When Less Is More: Counterfactual Thinking and Satisfaction Among Olympic Medalists

Victoria Husted Medvec, Scott F. Madey, Thomas Gilovich*

*Corresponding author for this work

Research output: Contribution to journalArticle

299 Scopus citations

Abstract

Research on counterfactual thinking has shown that people's emotional responses to events are influenced by their thoughts about "what might have been." The authors extend these findings by documenting a familiar occasion in which those who are objectively better off nonetheless feel worse. In particular, an analysis of the emotional reactions of bronze and silver medalists at the 1992 Summer Olympics-both at the conclusion of their events and on the medal stand-indicates that bronze medalists tend to be happier than silver medalists. The authors attribute these results to the fact that the most compelling counterfactual alternative for the silver medalist is winning the gold, whereas for the bronze medalist it is finishing without a medal. Support for this interpretation was obtained from the 1992 Olympics and the 1994 Empire State Games. The discussion focuses on the implications of endowment and contrast for well being.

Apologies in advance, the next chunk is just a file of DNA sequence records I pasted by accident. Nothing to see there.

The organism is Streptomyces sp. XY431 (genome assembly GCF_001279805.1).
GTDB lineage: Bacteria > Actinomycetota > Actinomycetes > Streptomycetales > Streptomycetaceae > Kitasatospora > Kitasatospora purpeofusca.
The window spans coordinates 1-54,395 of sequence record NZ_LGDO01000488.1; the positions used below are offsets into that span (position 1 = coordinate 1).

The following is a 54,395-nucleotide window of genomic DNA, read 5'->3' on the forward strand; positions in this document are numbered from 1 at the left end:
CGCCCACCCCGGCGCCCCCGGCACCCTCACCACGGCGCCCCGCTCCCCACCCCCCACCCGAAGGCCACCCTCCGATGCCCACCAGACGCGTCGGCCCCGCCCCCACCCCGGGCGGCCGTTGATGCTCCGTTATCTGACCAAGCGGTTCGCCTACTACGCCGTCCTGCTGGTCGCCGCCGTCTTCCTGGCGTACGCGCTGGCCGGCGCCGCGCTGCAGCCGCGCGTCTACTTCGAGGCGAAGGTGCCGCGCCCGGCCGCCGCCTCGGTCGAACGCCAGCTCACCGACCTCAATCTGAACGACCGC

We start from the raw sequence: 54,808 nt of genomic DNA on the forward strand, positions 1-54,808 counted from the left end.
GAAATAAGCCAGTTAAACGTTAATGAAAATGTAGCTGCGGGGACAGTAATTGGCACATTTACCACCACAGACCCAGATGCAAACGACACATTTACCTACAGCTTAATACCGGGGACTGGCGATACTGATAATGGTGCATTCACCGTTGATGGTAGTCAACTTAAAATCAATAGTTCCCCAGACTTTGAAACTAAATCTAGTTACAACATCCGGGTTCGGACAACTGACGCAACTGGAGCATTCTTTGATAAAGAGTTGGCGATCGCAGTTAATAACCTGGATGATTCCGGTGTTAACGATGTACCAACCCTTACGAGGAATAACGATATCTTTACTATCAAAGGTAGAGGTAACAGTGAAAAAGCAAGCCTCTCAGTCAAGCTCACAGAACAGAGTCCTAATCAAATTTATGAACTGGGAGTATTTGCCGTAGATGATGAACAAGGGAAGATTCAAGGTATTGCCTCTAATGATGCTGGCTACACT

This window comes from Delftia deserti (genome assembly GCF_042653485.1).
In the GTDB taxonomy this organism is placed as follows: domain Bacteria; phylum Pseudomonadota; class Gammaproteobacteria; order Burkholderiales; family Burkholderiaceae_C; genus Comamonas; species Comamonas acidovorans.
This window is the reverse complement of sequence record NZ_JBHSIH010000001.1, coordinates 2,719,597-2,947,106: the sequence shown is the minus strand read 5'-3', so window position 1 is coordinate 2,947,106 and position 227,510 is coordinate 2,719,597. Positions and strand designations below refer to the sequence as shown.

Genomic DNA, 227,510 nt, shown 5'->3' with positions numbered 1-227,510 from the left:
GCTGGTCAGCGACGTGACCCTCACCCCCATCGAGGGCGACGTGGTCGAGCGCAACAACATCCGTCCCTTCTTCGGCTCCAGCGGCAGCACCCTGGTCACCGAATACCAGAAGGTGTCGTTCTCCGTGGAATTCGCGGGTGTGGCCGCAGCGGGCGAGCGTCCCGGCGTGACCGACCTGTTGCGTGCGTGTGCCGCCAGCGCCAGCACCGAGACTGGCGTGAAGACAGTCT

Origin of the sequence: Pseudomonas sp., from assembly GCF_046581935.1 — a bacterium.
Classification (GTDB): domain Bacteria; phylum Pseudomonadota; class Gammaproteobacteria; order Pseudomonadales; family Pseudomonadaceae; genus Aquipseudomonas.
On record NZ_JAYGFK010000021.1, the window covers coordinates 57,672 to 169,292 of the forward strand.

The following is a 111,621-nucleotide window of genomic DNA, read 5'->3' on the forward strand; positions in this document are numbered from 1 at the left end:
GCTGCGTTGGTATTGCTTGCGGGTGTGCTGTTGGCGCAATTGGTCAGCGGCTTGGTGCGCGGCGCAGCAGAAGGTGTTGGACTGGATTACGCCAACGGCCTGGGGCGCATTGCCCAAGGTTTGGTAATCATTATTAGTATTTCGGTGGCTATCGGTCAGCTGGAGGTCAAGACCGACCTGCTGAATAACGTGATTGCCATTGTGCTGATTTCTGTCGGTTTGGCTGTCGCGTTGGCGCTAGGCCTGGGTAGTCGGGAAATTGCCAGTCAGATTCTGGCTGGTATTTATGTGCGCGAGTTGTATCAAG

Original languageEnglish (US)
Pages (from-to)603-610
Number of pages8
JournalJournal of personality and social psychology
Volume69
Issue number4
DOIs
StatePublished - Oct 1995

ASJC Scopus subject areas

  • Social Psychology
  • Sociology and Political Science

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